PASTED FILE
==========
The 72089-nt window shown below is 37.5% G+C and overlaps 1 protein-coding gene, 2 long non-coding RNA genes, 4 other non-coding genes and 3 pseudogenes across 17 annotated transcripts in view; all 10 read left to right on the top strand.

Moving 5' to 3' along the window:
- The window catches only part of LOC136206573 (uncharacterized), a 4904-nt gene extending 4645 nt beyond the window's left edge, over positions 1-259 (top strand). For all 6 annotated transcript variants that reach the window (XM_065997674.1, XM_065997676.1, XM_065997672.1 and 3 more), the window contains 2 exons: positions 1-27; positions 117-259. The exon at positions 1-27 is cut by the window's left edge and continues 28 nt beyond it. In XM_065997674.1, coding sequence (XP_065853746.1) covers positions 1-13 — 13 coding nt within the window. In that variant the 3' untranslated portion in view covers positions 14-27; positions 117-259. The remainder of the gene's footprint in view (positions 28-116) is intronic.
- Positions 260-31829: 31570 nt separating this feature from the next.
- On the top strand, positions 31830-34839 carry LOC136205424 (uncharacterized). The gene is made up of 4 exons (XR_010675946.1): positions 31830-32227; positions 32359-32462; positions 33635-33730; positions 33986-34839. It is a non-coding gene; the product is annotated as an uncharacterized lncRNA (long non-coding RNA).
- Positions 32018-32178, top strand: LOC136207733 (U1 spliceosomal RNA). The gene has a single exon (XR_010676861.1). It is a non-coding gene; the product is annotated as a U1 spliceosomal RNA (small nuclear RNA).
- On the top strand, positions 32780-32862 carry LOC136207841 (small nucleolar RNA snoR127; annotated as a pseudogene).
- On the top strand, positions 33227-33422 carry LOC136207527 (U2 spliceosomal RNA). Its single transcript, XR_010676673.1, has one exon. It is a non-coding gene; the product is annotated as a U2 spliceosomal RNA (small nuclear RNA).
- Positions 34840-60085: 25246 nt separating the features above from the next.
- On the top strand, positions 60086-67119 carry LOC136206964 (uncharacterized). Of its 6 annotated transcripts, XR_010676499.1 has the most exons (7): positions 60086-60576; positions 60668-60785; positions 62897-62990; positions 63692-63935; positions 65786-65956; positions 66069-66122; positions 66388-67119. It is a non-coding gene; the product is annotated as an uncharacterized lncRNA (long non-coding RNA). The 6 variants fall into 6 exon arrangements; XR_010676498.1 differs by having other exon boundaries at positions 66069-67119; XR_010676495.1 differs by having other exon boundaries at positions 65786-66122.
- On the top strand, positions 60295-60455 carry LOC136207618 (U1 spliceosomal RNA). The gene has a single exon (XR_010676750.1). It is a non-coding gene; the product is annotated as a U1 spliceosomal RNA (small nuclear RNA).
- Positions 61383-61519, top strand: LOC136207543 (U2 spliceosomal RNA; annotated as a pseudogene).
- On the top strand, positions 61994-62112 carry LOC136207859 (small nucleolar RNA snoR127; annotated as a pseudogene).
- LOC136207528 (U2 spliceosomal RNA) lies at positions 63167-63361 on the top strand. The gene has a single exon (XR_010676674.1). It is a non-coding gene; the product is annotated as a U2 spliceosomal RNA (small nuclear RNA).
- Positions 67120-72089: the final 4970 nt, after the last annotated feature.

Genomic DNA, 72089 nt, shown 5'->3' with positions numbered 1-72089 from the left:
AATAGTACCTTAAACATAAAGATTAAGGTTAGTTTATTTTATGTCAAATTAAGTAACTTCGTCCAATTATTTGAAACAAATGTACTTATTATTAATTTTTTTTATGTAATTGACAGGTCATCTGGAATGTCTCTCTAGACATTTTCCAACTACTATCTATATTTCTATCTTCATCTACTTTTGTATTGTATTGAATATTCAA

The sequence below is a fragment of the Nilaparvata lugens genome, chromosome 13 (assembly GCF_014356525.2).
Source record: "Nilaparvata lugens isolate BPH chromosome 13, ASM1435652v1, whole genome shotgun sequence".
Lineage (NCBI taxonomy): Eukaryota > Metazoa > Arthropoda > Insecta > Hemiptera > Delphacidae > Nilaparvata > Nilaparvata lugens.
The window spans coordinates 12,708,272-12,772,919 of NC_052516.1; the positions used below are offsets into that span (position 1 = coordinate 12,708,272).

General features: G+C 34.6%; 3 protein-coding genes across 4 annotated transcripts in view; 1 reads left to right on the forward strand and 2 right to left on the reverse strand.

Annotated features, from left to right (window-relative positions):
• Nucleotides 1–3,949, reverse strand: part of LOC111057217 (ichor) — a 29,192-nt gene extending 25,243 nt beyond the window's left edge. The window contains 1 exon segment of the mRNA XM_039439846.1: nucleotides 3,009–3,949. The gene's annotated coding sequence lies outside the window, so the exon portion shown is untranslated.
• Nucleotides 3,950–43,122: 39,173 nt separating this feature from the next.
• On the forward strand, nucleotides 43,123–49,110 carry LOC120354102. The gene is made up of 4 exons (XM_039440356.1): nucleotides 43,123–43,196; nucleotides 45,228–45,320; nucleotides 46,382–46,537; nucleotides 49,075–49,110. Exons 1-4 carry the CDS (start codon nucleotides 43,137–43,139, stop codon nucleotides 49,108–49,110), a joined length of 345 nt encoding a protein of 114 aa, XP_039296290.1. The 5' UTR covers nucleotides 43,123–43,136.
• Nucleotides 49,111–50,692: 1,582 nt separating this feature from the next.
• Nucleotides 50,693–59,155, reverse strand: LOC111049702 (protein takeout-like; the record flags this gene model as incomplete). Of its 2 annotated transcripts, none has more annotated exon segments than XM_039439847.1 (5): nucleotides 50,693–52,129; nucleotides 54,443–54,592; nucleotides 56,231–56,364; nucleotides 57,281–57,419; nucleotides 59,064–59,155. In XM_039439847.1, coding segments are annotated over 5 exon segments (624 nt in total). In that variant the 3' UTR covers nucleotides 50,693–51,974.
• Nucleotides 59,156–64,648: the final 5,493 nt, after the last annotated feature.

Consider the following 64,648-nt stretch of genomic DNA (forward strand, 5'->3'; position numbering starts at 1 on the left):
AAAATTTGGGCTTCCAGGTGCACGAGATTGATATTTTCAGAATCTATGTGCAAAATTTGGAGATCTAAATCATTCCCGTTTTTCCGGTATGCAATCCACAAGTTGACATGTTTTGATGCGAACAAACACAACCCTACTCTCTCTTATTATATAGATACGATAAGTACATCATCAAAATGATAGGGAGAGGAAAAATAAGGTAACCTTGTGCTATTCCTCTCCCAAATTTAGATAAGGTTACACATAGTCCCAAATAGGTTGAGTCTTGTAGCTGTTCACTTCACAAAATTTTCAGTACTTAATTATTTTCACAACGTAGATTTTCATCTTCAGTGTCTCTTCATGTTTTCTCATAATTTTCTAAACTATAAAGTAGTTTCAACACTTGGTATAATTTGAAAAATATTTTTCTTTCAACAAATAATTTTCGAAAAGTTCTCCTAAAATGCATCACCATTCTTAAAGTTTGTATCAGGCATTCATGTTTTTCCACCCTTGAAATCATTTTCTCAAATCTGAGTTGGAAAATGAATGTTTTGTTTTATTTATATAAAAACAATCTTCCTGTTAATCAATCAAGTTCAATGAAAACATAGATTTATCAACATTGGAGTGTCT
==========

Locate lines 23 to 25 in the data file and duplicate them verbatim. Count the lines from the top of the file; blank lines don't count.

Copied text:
Annotated features, from left to right (window-relative positions):
• Nucleotides 1–3,949, reverse strand: part of LOC111057217 (ichor) — a 29,192-nt gene extending 25,243 nt beyond the window's left edge. The window contains 1 exon segment of the mRNA XM_039439846.1: nucleotides 3,009–3,949. The gene's annotated coding sequence lies outside the window, so the exon portion shown is untranslated.
• Nucleotides 3,950–43,122: 39,173 nt separating this feature from the next.